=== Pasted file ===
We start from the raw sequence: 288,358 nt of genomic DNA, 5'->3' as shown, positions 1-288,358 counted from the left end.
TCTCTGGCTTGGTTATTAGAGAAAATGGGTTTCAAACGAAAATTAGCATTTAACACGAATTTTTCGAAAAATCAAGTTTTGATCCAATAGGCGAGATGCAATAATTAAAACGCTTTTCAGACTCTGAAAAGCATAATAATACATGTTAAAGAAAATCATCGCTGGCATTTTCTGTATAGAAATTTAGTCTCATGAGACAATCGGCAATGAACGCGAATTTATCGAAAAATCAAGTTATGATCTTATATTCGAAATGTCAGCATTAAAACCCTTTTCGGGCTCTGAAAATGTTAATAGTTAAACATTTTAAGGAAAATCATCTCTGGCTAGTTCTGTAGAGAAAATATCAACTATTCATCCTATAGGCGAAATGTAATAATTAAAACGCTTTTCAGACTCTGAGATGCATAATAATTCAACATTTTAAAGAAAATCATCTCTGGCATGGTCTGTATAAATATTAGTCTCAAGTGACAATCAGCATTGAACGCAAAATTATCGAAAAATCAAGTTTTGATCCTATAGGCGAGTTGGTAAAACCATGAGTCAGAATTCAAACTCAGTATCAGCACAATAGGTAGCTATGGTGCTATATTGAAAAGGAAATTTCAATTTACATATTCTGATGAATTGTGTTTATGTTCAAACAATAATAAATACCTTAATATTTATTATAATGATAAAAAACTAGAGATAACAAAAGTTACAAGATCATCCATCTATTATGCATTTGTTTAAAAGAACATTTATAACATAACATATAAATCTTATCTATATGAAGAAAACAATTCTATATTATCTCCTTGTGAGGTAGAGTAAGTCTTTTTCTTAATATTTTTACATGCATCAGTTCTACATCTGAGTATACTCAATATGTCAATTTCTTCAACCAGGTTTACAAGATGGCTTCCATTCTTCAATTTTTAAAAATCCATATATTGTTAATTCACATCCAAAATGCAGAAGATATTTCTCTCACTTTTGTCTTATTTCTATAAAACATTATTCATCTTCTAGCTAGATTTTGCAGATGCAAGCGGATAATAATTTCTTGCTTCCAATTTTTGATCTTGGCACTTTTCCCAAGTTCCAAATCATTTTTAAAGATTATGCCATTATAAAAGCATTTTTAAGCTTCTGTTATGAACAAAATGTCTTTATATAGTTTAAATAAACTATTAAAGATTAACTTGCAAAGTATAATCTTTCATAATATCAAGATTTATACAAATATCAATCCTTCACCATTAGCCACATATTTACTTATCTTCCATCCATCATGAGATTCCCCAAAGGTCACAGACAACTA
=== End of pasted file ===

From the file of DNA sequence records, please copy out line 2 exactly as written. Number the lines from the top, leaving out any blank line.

TCTCTGGCTTGGTTATTAGAGAAAATGGGTTTCAAACGAAAATTAGCATTTAACACGAATTTTTCGAAAAATCAAGTTTTGATCCAATAGGCGAGATGCAATAATTAAAACGCTTTTCAGACTCTGAAAAGCATAATAATACATGTTAAAGAAAATCATCGCTGGCATTTTCTGTATAGAAATTTAGTCTCATGAGACAATCGGCAATGAACGCGAATTTATCGAAAAATCAAGTTATGATCTTATATTCGAAATGTCAGCATTAAAACCCTTTTCGGGCTCTGAAAATGTTAATAGTTAAACATTTTAAGGAAAATCATCTCTGGCTAGTTCTGTAGAGAAAATATCAACTATTCATCCTATAGGCGAAATGTAATAATTAAAACGCTTTTCAGACTCTGAGATGCATAATAATTCAACATTTTAAAGAAAATCATCTCTGGCATGGTCTGTATAAATATTAGTCTCAAGTGACAATCAGCATTGAACGCAAAATTATCGAAAAATCAAGTTTTGATCCTATAGGCGAGTTGGTAAAACCATGAGTCAGAATTCAAACTCAGTATCAGCACAATAGGTAGCTATGGTGCTATATTGAAAAGGAAATTTCAATTTACATATTCTGATGAATTGTGTTTATGTTCAAACAATAATAAATACCTTAATATTTATTATAATGATAAAAAACTAGAGATAACAAAAGTTACAAGATCATCCATCTATTATGCATTTGTTTAAAAGAACATTTATAACATAACATATAAATCTTATCTATATGAAGAAAACAATTCTATATTATCTCCTTGTGAGGTAGAGTAAGTCTTTTTCTTAATATTTTTACATGCATCAGTTCTACATCTGAGTATACTCAATATGTCAATTTCTTCAACCAGGTTTACAAGATGGCTTCCATTCTTCAATTTTTAAAAATCCATATATTGTTAATTCACATCCAAAATGCAGAAGATATTTCTCTCACTTTTGTCTTATTTCTATAAAACATTATTCATCTTCTAGCTAGATTTTGCAGATGCAAGCGGATAATAATTTCTTGCTTCCAATTTTTGATCTTGGCACTTTTCCCAAGTTCCAAATCATTTTTAAAGATTATGCCATTATAAAAGCATTTTTAAGCTTCTGTTATGAACAAAATGTCTTTATATAGTTTAAATAAACTATTAAAGATTAACTTGCAAAGTATAATCTTTCATAATATCAAGATTTATACAAATATCAATCCTTCACCATTAGCCACATATTTACTTATCTTCCATCCATCATGAGATTCCCCAAAGGTCACAGACAACTA